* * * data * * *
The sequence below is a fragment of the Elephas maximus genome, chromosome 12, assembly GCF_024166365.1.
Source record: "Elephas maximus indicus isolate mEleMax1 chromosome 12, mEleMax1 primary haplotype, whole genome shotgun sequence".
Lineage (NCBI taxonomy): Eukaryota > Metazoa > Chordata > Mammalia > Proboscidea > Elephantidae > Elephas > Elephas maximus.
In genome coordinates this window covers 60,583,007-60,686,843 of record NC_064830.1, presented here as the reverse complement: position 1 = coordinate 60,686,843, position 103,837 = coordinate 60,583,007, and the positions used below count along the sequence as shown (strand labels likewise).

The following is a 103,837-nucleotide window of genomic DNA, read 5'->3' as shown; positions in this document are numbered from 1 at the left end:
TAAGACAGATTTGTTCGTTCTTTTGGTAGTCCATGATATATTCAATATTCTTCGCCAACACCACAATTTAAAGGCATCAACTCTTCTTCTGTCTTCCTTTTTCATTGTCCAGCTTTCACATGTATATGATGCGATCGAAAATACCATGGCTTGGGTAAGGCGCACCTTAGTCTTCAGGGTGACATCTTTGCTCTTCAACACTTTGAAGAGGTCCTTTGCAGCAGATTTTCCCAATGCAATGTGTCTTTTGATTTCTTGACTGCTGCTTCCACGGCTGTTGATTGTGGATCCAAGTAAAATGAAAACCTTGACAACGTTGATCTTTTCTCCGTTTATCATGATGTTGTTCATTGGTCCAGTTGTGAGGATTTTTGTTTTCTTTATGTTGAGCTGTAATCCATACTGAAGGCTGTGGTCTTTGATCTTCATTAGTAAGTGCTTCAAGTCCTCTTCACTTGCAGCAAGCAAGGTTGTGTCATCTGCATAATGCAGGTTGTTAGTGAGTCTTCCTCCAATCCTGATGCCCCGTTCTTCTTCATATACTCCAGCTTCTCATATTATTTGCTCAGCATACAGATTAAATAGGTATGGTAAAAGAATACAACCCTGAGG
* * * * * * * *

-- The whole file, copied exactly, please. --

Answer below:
The sequence below is a fragment of the Elephas maximus genome, chromosome 12, assembly GCF_024166365.1.
Source record: "Elephas maximus indicus isolate mEleMax1 chromosome 12, mEleMax1 primary haplotype, whole genome shotgun sequence".
Lineage (NCBI taxonomy): Eukaryota > Metazoa > Chordata > Mammalia > Proboscidea > Elephantidae > Elephas > Elephas maximus.
In genome coordinates this window covers 60,583,007-60,686,843 of record NC_064830.1, presented here as the reverse complement: position 1 = coordinate 60,686,843, position 103,837 = coordinate 60,583,007, and the positions used below count along the sequence as shown (strand labels likewise).

The following is a 103,837-nucleotide window of genomic DNA, read 5'->3' as shown; positions in this document are numbered from 1 at the left end:
TAAGACAGATTTGTTCGTTCTTTTGGTAGTCCATGATATATTCAATATTCTTCGCCAACACCACAATTTAAAGGCATCAACTCTTCTTCTGTCTTCCTTTTTCATTGTCCAGCTTTCACATGTATATGATGCGATCGAAAATACCATGGCTTGGGTAAGGCGCACCTTAGTCTTCAGGGTGACATCTTTGCTCTTCAACACTTTGAAGAGGTCCTTTGCAGCAGATTTTCCCAATGCAATGTGTCTTTTGATTTCTTGACTGCTGCTTCCACGGCTGTTGATTGTGGATCCAAGTAAAATGAAAACCTTGACAACGTTGATCTTTTCTCCGTTTATCATGATGTTGTTCATTGGTCCAGTTGTGAGGATTTTTGTTTTCTTTATGTTGAGCTGTAATCCATACTGAAGGCTGTGGTCTTTGATCTTCATTAGTAAGTGCTTCAAGTCCTCTTCACTTGCAGCAAGCAAGGTTGTGTCATCTGCATAATGCAGGTTGTTAGTGAGTCTTCCTCCAATCCTGATGCCCCGTTCTTCTTCATATACTCCAGCTTCTCATATTATTTGCTCAGCATACAGATTAAATAGGTATGGTAAAAGAATACAACCCTGAGG